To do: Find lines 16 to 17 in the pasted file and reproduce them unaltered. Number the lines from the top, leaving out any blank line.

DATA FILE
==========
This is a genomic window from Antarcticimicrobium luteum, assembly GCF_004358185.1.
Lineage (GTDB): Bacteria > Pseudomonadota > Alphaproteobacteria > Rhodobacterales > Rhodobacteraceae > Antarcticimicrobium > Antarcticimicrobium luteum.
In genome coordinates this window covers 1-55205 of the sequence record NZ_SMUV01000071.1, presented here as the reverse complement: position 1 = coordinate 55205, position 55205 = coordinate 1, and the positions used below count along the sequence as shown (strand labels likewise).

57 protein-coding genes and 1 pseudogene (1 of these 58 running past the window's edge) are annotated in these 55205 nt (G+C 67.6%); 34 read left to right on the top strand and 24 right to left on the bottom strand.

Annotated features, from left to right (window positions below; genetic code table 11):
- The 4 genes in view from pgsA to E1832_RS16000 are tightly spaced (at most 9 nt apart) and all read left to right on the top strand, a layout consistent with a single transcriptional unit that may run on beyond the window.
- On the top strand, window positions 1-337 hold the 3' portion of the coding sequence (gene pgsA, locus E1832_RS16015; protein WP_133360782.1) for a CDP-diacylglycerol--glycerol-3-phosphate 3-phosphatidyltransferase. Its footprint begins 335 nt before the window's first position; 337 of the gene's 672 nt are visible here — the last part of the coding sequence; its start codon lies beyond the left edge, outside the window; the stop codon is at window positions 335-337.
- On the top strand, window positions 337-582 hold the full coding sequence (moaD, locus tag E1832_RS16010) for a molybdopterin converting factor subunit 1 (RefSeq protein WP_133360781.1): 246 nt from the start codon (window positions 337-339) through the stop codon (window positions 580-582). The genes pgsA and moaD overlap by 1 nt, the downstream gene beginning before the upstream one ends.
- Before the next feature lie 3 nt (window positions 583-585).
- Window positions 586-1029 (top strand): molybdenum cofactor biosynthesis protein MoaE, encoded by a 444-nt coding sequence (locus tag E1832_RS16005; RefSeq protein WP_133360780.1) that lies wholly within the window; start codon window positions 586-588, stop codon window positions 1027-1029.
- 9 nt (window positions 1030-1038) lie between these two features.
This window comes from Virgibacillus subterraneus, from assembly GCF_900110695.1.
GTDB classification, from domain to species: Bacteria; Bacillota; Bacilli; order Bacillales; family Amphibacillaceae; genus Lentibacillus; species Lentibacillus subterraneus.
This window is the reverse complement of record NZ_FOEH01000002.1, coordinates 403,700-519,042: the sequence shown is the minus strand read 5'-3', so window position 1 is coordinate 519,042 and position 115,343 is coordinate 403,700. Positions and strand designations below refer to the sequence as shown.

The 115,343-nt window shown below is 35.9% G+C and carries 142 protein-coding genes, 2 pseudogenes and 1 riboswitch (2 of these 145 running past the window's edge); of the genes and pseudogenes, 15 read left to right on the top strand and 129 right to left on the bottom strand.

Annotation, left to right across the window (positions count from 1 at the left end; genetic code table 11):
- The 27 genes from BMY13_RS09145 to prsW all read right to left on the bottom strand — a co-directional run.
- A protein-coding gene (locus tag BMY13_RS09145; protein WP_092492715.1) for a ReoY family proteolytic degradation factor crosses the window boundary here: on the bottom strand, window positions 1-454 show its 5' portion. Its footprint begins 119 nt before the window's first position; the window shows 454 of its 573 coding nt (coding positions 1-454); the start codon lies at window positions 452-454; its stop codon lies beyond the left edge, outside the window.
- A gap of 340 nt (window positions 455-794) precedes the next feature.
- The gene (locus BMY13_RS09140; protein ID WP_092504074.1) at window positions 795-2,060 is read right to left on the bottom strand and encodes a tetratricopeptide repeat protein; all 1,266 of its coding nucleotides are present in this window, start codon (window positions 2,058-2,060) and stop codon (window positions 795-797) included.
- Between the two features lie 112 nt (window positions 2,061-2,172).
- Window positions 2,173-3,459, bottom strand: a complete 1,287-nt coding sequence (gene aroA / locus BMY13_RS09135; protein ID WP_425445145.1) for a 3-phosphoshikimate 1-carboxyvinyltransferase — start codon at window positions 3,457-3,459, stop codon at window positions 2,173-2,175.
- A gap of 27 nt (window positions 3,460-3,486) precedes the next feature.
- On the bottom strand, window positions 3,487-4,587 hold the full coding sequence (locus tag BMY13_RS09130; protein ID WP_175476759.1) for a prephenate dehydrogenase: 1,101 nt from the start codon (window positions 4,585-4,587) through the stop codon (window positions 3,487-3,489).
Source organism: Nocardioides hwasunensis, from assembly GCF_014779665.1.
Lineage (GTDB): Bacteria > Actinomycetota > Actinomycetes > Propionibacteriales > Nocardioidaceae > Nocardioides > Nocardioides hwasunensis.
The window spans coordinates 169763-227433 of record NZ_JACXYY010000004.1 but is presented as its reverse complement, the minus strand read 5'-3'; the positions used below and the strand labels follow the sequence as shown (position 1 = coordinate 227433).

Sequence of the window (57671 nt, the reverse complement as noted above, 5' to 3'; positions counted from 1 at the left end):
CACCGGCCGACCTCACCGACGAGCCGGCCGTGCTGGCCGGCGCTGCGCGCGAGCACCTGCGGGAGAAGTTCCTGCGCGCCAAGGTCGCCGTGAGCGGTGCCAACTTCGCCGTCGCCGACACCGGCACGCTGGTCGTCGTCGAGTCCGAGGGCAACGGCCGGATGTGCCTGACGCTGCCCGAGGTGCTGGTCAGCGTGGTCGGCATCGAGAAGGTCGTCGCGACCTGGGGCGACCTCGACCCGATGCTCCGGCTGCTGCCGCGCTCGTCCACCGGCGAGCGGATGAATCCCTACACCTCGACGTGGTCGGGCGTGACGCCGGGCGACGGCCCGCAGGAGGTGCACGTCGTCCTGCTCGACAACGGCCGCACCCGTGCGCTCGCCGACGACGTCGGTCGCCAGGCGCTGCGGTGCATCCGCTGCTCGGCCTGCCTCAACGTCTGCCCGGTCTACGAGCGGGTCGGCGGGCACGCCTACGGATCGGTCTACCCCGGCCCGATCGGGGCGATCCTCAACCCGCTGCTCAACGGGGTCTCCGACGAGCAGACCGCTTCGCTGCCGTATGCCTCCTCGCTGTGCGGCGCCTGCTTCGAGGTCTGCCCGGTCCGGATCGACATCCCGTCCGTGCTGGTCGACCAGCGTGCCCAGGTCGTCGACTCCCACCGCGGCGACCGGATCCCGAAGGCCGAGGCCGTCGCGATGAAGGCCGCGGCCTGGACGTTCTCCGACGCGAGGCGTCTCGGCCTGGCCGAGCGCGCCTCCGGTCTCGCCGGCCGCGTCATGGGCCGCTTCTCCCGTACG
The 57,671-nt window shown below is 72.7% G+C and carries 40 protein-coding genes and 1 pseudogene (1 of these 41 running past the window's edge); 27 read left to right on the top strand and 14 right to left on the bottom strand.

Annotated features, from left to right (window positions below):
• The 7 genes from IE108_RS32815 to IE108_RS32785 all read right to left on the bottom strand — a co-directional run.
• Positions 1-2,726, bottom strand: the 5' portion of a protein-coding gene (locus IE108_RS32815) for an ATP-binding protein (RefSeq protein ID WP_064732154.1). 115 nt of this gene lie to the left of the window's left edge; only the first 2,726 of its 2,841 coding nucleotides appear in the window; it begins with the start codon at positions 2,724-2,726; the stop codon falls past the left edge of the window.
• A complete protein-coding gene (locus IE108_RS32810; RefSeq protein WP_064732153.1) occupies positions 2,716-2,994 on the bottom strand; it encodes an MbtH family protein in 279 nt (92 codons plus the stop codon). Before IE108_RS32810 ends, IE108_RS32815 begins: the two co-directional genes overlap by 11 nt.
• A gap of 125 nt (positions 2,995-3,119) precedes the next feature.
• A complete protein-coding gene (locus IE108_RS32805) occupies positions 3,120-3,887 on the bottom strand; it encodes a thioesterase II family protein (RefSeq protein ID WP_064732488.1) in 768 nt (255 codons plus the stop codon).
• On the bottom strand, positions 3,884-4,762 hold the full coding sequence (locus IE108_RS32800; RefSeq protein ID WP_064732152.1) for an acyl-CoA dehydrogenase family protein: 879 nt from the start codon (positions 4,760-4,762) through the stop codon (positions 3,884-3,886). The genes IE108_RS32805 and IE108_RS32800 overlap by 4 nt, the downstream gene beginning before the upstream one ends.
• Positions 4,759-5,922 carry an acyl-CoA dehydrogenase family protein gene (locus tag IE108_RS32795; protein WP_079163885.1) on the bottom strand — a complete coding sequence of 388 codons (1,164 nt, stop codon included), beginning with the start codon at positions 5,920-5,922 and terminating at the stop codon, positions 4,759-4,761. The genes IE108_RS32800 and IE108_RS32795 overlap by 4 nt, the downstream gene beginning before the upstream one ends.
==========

Annotation, left to right across the window (positions count from 1 at the left end; genetic code table 11):
- The 27 genes from BMY13_RS09145 to prsW all read right to left on the bottom strand — a co-directional run.